Decreased expression of Indy in worms, flies, mice, and rats alters metabolism in a manner similar to calorie restriction (CR). This is supported by similar phenotypes found in CR wild type flies and in Indy flies that were kept on a high calorie diet. These Indy flies have lower lipid levels, increased mitochondrial biogenesis, increased spontaneous physical activity and a reduction in components of the insulin-signaling pathway activity. Furthermore, Indy heterozygous flies laid more eggs during their life compared to controls. However, under CR condition, Indy heterozygous flies have reduced fecundity due to lower energy resource caused by the effect of reduced Indy on metabolism. Consistently, CR does not further extend longevity of long-lived Indy heterozygous flies and shortens longevity of Indy homozygous flies.
Preservation of intestinal stem cell (ISC) homeostasis has a key role in maintaining normal midgut function and contributes to extended health and longevity in flies. Changes in mitochondrial biogenesis found in the midgut of Indy flies, combined with increased antioxidant activity and reduced production of reactive oxygen species preserve ISC homeostasis and intestinal integrity in Indy flies. These changes maintain midgut function and mediate extended health and longevity of Indy flies.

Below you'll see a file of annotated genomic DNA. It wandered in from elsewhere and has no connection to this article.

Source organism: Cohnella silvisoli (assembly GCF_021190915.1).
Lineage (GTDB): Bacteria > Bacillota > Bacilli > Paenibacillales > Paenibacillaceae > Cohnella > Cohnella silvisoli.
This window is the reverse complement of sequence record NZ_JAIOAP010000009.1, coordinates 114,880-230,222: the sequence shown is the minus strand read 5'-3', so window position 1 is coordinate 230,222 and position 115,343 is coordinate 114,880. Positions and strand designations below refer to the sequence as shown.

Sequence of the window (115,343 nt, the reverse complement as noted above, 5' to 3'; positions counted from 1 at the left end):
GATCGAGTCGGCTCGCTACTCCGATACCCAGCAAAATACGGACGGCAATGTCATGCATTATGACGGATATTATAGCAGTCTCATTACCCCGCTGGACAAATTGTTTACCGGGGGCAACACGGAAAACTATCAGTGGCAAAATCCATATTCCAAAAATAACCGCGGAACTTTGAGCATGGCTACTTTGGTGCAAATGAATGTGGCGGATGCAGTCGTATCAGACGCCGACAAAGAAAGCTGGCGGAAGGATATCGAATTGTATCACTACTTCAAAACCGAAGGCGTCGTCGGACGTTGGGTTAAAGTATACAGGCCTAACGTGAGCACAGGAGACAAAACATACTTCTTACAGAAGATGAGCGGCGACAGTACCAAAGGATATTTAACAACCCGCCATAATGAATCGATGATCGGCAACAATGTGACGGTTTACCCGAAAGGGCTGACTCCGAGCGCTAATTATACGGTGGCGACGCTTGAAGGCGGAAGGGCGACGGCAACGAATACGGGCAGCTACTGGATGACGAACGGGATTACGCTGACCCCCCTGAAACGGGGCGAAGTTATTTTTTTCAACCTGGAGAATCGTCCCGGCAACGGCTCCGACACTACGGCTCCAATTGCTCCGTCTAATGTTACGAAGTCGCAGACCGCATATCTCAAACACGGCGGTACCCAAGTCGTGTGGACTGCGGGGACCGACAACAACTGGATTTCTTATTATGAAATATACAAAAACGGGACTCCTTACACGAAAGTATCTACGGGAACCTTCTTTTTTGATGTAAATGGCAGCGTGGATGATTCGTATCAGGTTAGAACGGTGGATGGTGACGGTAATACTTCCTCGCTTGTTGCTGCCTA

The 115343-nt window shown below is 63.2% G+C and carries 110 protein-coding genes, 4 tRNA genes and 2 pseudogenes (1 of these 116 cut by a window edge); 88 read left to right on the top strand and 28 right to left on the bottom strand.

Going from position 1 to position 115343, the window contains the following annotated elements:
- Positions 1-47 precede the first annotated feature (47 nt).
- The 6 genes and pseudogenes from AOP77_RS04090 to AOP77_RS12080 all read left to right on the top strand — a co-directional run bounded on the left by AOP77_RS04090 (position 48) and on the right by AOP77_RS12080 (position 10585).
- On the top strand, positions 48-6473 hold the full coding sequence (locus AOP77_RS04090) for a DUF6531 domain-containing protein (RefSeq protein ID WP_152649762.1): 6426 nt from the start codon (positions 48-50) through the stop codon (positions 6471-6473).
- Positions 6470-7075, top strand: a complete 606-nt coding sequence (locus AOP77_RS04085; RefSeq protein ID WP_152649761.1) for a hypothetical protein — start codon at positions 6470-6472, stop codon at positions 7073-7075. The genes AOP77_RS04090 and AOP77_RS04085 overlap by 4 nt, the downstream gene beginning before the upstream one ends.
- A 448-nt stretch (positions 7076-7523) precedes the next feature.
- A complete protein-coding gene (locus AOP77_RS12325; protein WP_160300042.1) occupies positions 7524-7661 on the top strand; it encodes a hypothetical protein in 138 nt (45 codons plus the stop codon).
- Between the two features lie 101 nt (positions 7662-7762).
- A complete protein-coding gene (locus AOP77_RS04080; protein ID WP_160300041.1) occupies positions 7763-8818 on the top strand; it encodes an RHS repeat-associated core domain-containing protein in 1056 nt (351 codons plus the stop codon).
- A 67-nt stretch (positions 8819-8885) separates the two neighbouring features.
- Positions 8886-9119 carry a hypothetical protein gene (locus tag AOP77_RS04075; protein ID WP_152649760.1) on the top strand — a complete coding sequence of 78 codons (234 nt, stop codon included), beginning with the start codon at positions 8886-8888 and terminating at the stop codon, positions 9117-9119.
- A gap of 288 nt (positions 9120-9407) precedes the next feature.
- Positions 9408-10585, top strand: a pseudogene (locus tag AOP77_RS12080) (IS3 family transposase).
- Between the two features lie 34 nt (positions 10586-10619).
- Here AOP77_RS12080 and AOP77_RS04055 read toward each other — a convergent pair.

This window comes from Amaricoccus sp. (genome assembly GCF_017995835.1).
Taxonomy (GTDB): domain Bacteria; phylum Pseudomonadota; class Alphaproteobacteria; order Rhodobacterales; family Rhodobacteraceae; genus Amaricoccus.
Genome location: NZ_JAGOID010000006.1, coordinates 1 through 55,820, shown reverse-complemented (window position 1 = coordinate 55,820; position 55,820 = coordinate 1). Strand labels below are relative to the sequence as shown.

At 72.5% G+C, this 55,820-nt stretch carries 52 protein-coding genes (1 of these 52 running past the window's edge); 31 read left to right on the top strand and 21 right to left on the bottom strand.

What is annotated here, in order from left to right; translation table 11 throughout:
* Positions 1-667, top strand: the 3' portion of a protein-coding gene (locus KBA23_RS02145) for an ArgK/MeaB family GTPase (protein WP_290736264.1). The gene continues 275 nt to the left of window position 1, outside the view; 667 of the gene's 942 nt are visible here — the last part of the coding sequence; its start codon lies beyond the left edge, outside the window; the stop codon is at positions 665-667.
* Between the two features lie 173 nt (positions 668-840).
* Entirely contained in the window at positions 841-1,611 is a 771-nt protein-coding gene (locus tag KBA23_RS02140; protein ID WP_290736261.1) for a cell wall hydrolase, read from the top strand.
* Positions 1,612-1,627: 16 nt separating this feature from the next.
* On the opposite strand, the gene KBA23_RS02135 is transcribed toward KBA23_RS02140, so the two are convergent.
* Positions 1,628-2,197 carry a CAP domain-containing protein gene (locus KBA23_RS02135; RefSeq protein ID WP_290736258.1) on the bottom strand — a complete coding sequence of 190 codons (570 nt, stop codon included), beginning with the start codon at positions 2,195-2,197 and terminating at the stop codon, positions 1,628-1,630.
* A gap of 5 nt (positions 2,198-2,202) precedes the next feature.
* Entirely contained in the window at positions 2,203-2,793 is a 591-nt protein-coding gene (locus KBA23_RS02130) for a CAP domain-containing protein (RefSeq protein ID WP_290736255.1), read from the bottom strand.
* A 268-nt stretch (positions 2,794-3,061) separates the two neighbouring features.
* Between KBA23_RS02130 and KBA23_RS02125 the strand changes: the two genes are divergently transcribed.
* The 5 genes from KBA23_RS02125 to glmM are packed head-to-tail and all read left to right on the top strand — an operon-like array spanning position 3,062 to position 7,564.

Reduced activity of the Indy homologs in other organisms is associated with similar metabolic effects that mimic CR. siRNA mediated knockdown of Indy/CeNac2, the worm Indy homolog, results in worms that are smaller, have reduced lipid levels, and have extended longevity. Mammalian Indy (mIndy)-/- knockout mice are protected from the negative effects of aging or a high-fat diet on metabolism, which include hepatic fat accumulation, obesity, and insulin insensitivity. These mice have increased energy expenditure, reduced hepatic lipogenesis, increased mitochondrial biogenesis, and enhanced hepatic fatty acid (FA) oxidation. Whole-genome microarray studies comparing mIndy-/- and mIndy-/+ revealed that transcriptional changes found in the liver of mIndy-/- mice are 80% identical to changes found in the liver of CR mice. All of these findings confer that INDY reduction creates a state similar to CR.
In summary, reduction of Indy gene activity in flies and worms extends their health and longevity. Genetically reduced INDY expression has beneficial effects on metabolism and prevents diet-induced obesity in flies and mice, suggesting INDY as a target in the treatment of metabolic disorders in humans. By contrast, high levels of INDY are associated with negative effects on metabolism and health. Recently, increased hepatic levels of mINDY were linked to insulin resistance in obese humans. These findings illustrate both the relevance of the mIndy gene to human health and a highly conserved role for INDY in the metabolism of a broad range of species. Thus, mIndy has emerged as a novel target for the treatment of age- and diet-associated metabolic syndrome. The further development of mIndy inhibitors may additionally provide effective interventions targeting the debilitating health effects that are often associated with aging and will thereby allow a healthier life.